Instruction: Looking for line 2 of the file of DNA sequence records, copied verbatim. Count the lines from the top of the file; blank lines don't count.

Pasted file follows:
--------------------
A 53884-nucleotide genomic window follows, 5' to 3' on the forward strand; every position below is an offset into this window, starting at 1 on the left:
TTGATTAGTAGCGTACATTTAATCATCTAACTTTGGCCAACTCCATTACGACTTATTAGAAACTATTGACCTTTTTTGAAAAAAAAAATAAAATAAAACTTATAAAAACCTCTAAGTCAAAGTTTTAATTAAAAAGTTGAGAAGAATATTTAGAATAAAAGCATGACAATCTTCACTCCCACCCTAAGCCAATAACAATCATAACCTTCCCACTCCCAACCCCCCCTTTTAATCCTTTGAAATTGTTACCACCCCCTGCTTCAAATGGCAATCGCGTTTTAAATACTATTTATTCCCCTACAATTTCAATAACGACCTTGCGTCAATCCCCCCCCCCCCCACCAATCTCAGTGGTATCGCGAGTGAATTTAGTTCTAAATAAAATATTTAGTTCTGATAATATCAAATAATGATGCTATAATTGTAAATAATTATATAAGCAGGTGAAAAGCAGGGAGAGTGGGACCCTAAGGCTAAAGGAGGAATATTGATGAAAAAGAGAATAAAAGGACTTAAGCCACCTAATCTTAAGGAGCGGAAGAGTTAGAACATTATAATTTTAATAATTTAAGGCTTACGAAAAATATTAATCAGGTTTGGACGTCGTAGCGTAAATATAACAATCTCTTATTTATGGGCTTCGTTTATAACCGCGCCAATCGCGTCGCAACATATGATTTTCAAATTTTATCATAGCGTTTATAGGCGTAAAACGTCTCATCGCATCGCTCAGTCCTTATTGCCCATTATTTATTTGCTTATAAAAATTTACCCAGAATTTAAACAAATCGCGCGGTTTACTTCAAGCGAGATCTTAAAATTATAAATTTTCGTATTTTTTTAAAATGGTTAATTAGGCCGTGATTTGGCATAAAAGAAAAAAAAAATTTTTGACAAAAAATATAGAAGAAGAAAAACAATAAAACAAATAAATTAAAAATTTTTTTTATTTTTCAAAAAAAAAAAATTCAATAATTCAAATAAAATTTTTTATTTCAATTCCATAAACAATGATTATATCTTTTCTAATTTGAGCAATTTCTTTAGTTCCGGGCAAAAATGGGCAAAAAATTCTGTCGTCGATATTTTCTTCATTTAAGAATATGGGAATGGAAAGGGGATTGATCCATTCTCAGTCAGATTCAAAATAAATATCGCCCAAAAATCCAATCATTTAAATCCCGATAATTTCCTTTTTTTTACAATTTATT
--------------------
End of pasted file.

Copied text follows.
TTGATTAGTAGCGTACATTTAATCATCTAACTTTGGCCAACTCCATTACGACTTATTAGAAACTATTGACCTTTTTTGAAAAAAAAAATAAAATAAAACTTATAAAAACCTCTAAGTCAAAGTTTTAATTAAAAAGTTGAGAAGAATATTTAGAATAAAAGCATGACAATCTTCACTCCCACCCTAAGCCAATAACAATCATAACCTTCCCACTCCCAACCCCCCCTTTTAATCCTTTGAAATTGTTACCACCCCCTGCTTCAAATGGCAATCGCGTTTTAAATACTATTTATTCCCCTACAATTTCAATAACGACCTTGCGTCAATCCCCCCCCCCCCCACCAATCTCAGTGGTATCGCGAGTGAATTTAGTTCTAAATAAAATATTTAGTTCTGATAATATCAAATAATGATGCTATAATTGTAAATAATTATATAAGCAGGTGAAAAGCAGGGAGAGTGGGACCCTAAGGCTAAAGGAGGAATATTGATGAAAAAGAGAATAAAAGGACTTAAGCCACCTAATCTTAAGGAGCGGAAGAGTTAGAACATTATAATTTTAATAATTTAAGGCTTACGAAAAATATTAATCAGGTTTGGACGTCGTAGCGTAAATATAACAATCTCTTATTTATGGGCTTCGTTTATAACCGCGCCAATCGCGTCGCAACATATGATTTTCAAATTTTATCATAGCGTTTATAGGCGTAAAACGTCTCATCGCATCGCTCAGTCCTTATTGCCCATTATTTATTTGCTTATAAAAATTTACCCAGAATTTAAACAAATCGCGCGGTTTACTTCAAGCGAGATCTTAAAATTATAAATTTTCGTATTTTTTTAAAATGGTTAATTAGGCCGTGATTTGGCATAAAAGAAAAAAAAAATTTTTGACAAAAAATATAGAAGAAGAAAAACAATAAAACAAATAAATTAAAAATTTTTTTTATTTTTCAAAAAAAAAAAATTCAATAATTCAAATAAAATTTTTTATTTCAATTCCATAAACAATGATTATATCTTTTCTAATTTGAGCAATTTCTTTAGTTCCGGGCAAAAATGGGCAAAAAATTCTGTCGTCGATATTTTCTTCATTTAAGAATATGGGAATGGAAAGGGGATTGATCCATTCTCAGTCAGATTCAAAATAAATATCGCCCAAAAATCCAATCATTTAAATCCCGATAATTTCCTTTTTTTTACAATTTATT